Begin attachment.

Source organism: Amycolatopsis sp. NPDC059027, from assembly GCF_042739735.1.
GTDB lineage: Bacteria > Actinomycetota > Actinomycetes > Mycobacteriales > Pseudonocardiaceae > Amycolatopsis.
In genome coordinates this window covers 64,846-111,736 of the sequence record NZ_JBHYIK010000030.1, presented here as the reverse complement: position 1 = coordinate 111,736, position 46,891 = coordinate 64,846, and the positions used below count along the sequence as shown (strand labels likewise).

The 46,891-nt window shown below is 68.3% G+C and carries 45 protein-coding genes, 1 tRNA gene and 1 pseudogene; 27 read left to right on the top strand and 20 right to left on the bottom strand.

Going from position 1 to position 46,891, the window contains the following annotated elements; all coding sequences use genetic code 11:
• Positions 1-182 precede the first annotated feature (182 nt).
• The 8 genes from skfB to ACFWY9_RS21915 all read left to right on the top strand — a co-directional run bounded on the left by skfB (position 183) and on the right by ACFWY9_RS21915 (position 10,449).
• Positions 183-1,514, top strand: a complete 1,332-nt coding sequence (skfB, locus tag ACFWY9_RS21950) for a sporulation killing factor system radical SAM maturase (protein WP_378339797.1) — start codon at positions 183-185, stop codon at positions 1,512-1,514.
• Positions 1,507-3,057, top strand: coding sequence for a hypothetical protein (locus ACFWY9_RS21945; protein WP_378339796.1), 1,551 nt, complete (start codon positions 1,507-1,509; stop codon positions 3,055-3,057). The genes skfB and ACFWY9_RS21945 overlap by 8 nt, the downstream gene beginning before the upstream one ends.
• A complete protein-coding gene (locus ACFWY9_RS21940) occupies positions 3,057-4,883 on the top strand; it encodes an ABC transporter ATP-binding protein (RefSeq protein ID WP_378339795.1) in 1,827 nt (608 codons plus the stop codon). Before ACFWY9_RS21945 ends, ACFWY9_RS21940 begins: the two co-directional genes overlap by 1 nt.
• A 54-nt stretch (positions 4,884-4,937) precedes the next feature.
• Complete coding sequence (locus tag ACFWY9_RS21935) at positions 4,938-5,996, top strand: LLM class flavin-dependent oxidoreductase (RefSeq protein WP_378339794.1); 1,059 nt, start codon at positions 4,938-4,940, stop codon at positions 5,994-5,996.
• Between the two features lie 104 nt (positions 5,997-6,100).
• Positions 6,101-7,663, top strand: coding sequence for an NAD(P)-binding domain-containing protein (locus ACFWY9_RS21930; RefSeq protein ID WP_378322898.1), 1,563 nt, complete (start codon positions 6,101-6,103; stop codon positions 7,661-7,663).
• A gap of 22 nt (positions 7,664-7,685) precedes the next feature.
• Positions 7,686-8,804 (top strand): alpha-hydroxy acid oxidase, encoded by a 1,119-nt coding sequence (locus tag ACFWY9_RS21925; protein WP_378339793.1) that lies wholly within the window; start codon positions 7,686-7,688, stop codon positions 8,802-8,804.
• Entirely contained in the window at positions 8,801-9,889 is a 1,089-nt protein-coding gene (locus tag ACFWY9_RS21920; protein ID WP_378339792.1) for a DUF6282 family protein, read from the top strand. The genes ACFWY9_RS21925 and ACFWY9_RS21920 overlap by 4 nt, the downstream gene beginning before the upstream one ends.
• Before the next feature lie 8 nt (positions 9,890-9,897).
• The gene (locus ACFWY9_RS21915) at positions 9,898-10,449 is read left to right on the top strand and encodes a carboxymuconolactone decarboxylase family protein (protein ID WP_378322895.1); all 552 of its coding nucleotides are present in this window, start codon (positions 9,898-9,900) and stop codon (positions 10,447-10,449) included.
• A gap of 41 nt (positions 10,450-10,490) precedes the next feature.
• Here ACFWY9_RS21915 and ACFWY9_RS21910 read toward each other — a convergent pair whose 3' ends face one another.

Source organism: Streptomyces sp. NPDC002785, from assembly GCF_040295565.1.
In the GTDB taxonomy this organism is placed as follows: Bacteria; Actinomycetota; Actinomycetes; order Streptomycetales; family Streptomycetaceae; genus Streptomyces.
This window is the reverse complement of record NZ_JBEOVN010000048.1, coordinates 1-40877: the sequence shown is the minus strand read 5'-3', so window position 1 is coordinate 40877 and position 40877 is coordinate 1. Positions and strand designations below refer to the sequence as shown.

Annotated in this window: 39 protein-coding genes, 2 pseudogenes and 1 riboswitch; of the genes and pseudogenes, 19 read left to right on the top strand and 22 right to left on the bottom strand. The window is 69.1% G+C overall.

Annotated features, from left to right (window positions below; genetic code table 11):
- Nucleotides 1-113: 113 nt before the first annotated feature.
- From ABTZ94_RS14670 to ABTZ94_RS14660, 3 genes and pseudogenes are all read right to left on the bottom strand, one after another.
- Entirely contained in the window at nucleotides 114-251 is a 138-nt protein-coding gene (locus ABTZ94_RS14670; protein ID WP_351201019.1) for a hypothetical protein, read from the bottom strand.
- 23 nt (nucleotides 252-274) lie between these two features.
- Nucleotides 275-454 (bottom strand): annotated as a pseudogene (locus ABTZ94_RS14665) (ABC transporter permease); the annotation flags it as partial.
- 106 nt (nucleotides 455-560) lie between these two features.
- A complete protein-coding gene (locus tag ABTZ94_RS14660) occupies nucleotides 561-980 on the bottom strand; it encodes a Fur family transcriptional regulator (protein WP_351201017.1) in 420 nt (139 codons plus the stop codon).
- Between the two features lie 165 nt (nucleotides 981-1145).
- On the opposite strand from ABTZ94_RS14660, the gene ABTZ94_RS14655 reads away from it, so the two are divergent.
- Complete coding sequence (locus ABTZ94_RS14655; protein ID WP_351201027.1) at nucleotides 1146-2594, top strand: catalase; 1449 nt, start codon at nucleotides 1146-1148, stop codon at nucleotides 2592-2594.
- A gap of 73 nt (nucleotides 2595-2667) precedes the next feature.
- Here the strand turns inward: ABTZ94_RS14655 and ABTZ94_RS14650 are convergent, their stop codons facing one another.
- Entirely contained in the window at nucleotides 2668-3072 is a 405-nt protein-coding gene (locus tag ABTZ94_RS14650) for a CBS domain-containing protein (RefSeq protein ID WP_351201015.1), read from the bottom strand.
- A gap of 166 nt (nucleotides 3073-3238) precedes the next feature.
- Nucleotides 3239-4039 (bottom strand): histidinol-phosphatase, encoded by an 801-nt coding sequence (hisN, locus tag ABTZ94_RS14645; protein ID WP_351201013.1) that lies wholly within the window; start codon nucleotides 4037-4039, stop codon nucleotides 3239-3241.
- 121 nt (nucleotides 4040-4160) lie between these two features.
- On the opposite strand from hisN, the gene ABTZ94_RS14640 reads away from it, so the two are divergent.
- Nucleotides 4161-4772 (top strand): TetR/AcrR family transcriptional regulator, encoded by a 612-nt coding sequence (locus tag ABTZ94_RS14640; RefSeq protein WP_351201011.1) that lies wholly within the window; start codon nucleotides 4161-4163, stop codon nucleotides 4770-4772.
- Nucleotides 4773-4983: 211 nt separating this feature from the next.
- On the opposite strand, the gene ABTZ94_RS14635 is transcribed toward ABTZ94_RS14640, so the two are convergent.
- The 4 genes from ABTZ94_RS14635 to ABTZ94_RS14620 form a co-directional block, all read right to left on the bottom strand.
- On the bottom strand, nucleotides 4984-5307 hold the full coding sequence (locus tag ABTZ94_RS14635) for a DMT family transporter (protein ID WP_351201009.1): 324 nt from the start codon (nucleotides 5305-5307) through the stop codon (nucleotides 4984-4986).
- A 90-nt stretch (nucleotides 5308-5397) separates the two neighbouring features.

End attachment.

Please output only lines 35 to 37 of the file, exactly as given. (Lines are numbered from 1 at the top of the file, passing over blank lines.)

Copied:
- On the opposite strand from ABTZ94_RS14660, the gene ABTZ94_RS14655 reads away from it, so the two are divergent.
- Complete coding sequence (locus ABTZ94_RS14655; protein ID WP_351201027.1) at nucleotides 1146-2594, top strand: catalase; 1449 nt, start codon at nucleotides 1146-1148, stop codon at nucleotides 2592-2594.
- A gap of 73 nt (nucleotides 2595-2667) precedes the next feature.